Wednesday, December 16, 2009

Comics Review: MICKEY MOUSE AND FRIENDS #298 (December 2009, Boom! Kids)

In the third installment of "Wizards of Mickey," we get a number of significant revelations -- a few too many for complete narrative comfort, if truth be told. The evil "Lord of Deception" who's holding Mickey's master Nereus captive and manipulating "Black Phantom Team" (Peg-Leg Pete and The Beagle Brothers) in the sorcerers' tournament turns out to be our old friend, The Phantom Blot, without his cover-all cloak. The "two-faced" villain, unfortunately, appears to suffer from a genuine "split of personality" when it comes to deciding upon a grand plan of action. The "L.O.D."'s desire to reunite the scattered Diamagics and remake the shattered "Crown of the Sorcerer Supreme," which gives the wearer "mastery of ALL magic," seems like a logical goal for an evil sorcerer. So why does the mustachioed malice-monger suddenly become obsessed in this chapter with finding the subterranean "Kingdom of the Dragons" and using their magical secrets to take over the world? This reminds me of Gummi Bears' Duke Igthorn dropping his standard plan to conquer Dunwyn in favor of "bigger pickings" when he decides to seize the weaponry of the magical Gummi city of Gummadoon. The "L.O.D." would be well advised to follow Gadget's advice in "Gadget Goes Hawaiian" and pick a plan, ONE plan, and stick with it. As the jugglers say, if you have too many balls in the air, you'll wind up with your pants down. Or something like that.

"Wizards of Mickey" are also "working for scales" in this issue as they seek a way to cure Donald's pet dragon Fafnir's case of "the smoky cough," which may put out Fafnir's internal fire for good if it isn't fixed. The desperate good guys demand a challenge match with the haughty dragons of "Team Magma Fire" on the off chance that the latter might unbend a bit and agree to help cure Fafnir's ailment. Mickey, Donald, Goofy, and the scaled ones wind up having to cooperate after a Beagle Brother snatches Fafnir in the hope that Fafnir will lead "Black Phantom Team" to the dragons' lair (not (c) Don Bluth). The obvious problem here is that the Fafnir is more like a dog than a full-grown dragon (as I mentioned in my review of #297) and thus is unlikely to assist anyone in any meaningful way, unless he regards his tenure as Donald's pet as an extremely long "walkies" and then can even remember where he lives. At least "Wizards of Mickey" wind up forging what will probably prove to be a very helpful friendship with the dragons. With Nereus still a prisoner of the "Lord of Deception," that alliance may have arrived just in time.

Tuesday, December 15, 2009

Book Review: THE MACHINE by Joe Posnanski (William Morrow, 2009)

I've had good fortune of late regarding "whim" pickups at the library. While getting the Ayn Rand biography, I saw this "story of the 1975 Cincinnati Reds" on the "new books" shelf and picked it up for some light reading. It turned out to be much better than it had any right to be -- almost as good as THE FIRST FALL CLASSIC, in fact, though somewhat more casually written.

The '75 Reds (who repeated as World Series champs in '76, sweeping my Philadelphia Phillies in the NLCS) were one of the legendary baseball teams of my (relative) youth. With free agency disrupting the game in the late 70s, some even ventured to argue that the Reds would be "the last great team." Of course, the late-90s Yankees put paid to that presumptuous assertion, but the '75 Reds were plenty good, with one of the best eight-man lineups ever, a colorful (if somewhat unorthodox) manager in Sparky Anderson, and an underrated pitching staff of interchangeable parts which anticipated the "relief-pitching revolution" that has gifted us with so many 3 1/2-hour games in these latter days. Featuring such stars as Pete Rose, Joe Morgan, Johnny Bench, and Tony Perez, the Reds entered the '75 season as a formidable but flawed team: they had lost two World Series and one NLCS between 1970 and 1973 and seemed to have been eclipsed as an NL West power by the Dodgers. They got off to a poor start in '75, splitting their first 36 games, but then rocketed to the best regular-season record (108-54) since the 1906 Chicago Cubs. The upstart Boston Red Sox gave them all they could handle in one of the classic World Series -- winning the most famous game of the affair as Carlton Fisk's histrionic homer settled Game 6 in 12 innings -- but Cincinnati clawed back from a 3-0 deficit in Game 7 to take the title.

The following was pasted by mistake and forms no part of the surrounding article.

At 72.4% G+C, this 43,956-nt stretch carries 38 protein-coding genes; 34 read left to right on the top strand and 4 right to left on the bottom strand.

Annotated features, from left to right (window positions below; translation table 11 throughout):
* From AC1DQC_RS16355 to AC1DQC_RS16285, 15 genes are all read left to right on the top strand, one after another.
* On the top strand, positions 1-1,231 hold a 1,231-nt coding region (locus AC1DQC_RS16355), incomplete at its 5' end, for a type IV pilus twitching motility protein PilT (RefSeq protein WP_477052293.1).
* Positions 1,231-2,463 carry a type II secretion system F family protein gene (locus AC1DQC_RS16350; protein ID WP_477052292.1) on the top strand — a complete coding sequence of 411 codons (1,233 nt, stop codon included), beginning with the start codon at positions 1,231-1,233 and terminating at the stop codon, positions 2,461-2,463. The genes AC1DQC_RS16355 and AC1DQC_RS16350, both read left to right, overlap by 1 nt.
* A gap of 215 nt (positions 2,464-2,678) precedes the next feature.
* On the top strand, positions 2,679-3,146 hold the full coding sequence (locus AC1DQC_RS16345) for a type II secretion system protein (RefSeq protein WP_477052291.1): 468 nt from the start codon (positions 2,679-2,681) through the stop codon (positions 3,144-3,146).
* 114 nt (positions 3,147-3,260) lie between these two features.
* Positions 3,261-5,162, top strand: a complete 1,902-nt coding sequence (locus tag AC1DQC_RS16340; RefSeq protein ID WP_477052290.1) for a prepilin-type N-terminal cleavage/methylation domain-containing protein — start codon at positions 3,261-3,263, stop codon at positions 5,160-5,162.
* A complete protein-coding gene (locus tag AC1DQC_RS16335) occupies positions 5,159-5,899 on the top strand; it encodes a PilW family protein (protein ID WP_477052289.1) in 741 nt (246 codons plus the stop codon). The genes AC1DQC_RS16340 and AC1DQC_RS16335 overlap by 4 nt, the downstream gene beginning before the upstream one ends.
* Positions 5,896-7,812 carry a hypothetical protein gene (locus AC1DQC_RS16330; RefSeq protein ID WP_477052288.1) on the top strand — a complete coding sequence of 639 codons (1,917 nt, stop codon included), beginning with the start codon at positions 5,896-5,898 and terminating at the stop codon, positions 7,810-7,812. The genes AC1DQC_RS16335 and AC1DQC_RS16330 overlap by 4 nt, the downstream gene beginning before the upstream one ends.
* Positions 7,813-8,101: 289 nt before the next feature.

Posnanski, a writer for the KANSAS CITY STAR, provides us with the expected tidbits of back story and gossip that has accumulated over three decades (ending with the pathetic sight of a banned Pete Rose selling, if not his soul, then certainly a large portion of his dignity in a Las Vegas casino). He goes beyond the expected, however, by weaving cultural events from the year 1975 into his narrative. '75 was a difficult year for America, with South Vietnam falling, inflation roaring, Watergate a painful recent memory, and Jimmy Hoffa vanishing. The Reds, who stuck to a strict dress and hair code as a matter of organizational policy, represented a conservative portion of the country that literally felt under siege. Even Sparky Anderson found himself challenged when his son refused to cut his hair. The Reds could at least take some solace in the fact that, thanks to their World Series battle, interest in baseball -- that most traditional of American sports -- was revived after a long period of quiescence. Reading the book brought back many memories of those days. Posnanski deserves credit for injecting some real quality into what could have been your standard "where are they now?" pot-boiler.

Sunday, December 13, 2009